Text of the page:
While rookie cards defined much of the 80s and 90s boom, certain valuable pieces from this era have stood the test of time as well. Perhaps not surprisingly, the crown jewel is the legendary Ken Griffey Jr. Upper Deck rookie which cracked $100K PSA 10 in recent fire sales. Other 6+ figure cards that generate buzz include the Alex Rodriguez rookie ($50K PSA 9), Chipper Jones ($30K PSA 9), and Derek Jeter ($15K PSA 9) among others. Beyond rookies, error/variation cards like the 1990 Topps Greg Jeffries find ommission error exceeded $30,000 recently. Premium condition cards from flagship 80s/90s sets lead by Topps, Upper Deck, and Fleer continue to be in demand for serious collectors and investors.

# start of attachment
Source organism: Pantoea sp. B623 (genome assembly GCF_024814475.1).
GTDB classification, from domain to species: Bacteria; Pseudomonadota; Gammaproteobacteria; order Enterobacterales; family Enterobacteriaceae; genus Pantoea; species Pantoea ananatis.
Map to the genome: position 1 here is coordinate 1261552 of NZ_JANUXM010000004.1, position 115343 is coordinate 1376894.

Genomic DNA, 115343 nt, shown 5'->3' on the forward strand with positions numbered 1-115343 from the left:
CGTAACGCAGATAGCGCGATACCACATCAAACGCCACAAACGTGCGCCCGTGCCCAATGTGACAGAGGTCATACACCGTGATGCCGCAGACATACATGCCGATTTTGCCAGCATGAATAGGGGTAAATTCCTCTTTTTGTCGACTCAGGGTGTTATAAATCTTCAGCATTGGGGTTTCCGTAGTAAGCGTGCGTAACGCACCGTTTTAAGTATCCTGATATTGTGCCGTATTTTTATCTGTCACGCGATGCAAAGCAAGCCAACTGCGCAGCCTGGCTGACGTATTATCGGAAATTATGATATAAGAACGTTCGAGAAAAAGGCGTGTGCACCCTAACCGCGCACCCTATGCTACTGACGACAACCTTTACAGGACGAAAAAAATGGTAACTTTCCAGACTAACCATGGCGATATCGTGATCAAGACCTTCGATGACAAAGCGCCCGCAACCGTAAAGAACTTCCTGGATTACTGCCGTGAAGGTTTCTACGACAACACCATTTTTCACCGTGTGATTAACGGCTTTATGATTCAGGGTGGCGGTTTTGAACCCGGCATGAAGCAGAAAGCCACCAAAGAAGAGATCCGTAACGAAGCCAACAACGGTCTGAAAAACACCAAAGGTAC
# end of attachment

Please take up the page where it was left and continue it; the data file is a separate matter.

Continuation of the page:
While mint condition vintage stars will likely remain out of reach for most budgets, savvy collectors exploring the earlier years of Topps baseball like the powerhouse 1950s issues can still find affordable high-value cards and sets. Modern hits from the junk wax era of the late 80s/90s also offer opportunity at more reasonable price points. Proper grading authentication from companies like PSA also helps establish condition and value especially for vintage pieces vulnerable to doctoring. The proven history and enduring appeal of Topps baseball cards point to continued appreciation across the brand’s portfolio as demand rises along with MLB’s popularity. For collectors open to patience and savvy targeting, there remains money to be made in the modern relics of Summers Past.

Spread the love

Leave a Reply

Your email address will not be published. Required fields are marked *